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I’m coming off a coupe of 500mi trips in my new Platinum. (Loving it BTW). Range anxiety is real (for me). Since fast chargers aren’t available at every interstate off-ramp, having a plan for recharging is a must. I’m getting about 1.8mi/KWhr cruising at 75 with the AC blasting on the flat open road (the extra features add weight, and mileage seems to take hit at 75mph). One other observation, not all public chargers are the same, about 1/2 that I’ve stopped to use have had issues. (Eyeball the ratings and reviews my friends!). With all that said. I’m seriously on the hunt to charge when I’m down to 20%. Then I charge to 80% max. That gives me a real life “working range” of something like 60%, or about 150 miles between charges. All said, if you’re planning on using the truck for longer trips, I’d say get as much battery as you can!!!
Well said. My daily commute is 150+ miles and the ER battery is a must. But even if I didn't commute, having a battery with the longest range, to me, only makes sense for those unexpected times where you need the extra range and not be so dependent on the not quite fine tuned charging stations out there.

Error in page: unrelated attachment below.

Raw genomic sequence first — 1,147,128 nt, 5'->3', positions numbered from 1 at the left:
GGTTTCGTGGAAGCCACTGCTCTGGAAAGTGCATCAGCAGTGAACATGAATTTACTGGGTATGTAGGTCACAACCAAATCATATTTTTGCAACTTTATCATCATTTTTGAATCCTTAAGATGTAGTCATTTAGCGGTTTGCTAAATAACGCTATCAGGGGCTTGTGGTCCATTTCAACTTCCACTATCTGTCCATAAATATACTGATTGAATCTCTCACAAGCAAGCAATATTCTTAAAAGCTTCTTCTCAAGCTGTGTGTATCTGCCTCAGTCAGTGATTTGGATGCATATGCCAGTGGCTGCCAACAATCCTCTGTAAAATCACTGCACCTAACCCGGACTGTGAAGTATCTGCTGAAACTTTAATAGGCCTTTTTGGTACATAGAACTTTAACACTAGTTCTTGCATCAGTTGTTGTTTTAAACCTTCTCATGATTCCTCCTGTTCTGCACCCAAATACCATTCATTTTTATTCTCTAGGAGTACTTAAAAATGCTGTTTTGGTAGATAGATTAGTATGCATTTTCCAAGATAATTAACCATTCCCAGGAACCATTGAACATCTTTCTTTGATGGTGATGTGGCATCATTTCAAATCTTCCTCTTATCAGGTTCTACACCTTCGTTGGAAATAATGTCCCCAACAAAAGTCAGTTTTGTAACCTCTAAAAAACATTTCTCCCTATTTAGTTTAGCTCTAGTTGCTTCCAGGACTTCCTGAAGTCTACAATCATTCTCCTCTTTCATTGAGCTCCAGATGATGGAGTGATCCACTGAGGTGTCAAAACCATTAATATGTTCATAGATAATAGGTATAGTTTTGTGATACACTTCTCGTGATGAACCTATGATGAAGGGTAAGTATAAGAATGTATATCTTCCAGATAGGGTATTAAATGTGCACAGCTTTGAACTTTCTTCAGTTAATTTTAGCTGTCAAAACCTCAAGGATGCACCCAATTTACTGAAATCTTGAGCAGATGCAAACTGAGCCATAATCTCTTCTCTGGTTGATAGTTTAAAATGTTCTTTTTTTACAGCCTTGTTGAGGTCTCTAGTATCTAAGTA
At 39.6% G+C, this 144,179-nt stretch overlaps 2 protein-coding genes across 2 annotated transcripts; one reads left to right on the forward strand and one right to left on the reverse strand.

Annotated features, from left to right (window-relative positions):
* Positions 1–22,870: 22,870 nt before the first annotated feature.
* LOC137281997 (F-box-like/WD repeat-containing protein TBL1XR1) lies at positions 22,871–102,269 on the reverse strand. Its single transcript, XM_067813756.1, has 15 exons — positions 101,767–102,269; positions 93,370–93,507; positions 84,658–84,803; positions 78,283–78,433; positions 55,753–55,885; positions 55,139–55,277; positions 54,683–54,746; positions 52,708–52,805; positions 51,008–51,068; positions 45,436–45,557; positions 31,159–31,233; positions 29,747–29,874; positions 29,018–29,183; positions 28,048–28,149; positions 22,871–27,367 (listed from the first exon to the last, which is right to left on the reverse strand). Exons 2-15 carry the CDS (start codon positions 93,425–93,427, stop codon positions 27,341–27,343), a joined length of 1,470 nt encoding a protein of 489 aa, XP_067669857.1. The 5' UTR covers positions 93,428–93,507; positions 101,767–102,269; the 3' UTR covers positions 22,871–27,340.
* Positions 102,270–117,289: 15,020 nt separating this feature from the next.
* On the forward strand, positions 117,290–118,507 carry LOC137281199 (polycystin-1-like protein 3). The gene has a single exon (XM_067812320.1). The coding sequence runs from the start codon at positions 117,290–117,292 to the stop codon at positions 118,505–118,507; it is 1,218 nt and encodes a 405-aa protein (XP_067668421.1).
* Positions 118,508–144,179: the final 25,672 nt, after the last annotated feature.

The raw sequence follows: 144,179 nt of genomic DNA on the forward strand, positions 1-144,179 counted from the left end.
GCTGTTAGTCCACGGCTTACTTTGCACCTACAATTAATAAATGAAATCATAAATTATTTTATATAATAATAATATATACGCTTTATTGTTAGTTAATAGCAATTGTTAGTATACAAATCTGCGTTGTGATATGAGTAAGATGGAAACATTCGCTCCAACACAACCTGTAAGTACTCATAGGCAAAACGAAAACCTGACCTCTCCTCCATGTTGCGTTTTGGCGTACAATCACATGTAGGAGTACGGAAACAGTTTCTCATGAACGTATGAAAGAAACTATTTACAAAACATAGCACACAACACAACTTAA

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So let me get this straight, your Bolt only can charge to 80% and it also Level 3 charges at most 50-55kW. The standard range lightning can charge to 100% and it DC Fast charges at >100kW. One is a city commuter car with known poor fast charging capability and the other is not. That’s not a fair comparison, try an Ioniq 5 that only has 256 miles range, and DC fast charges at speeds topping 230 kW. You will be arguably stopping 1x fewer in the ER Lightning (2-3 stops) vs I5 on your 650 mile trip, but your charging times will be double (40-60 mins a session vs 20-30 mins for I5). Range is important, but a great charging curve on Level 3 is what seasoned EV road trippers lust over. If someone with a SR lightning will ever post a EA DC fast charging session, we can see what the charging curve looks like.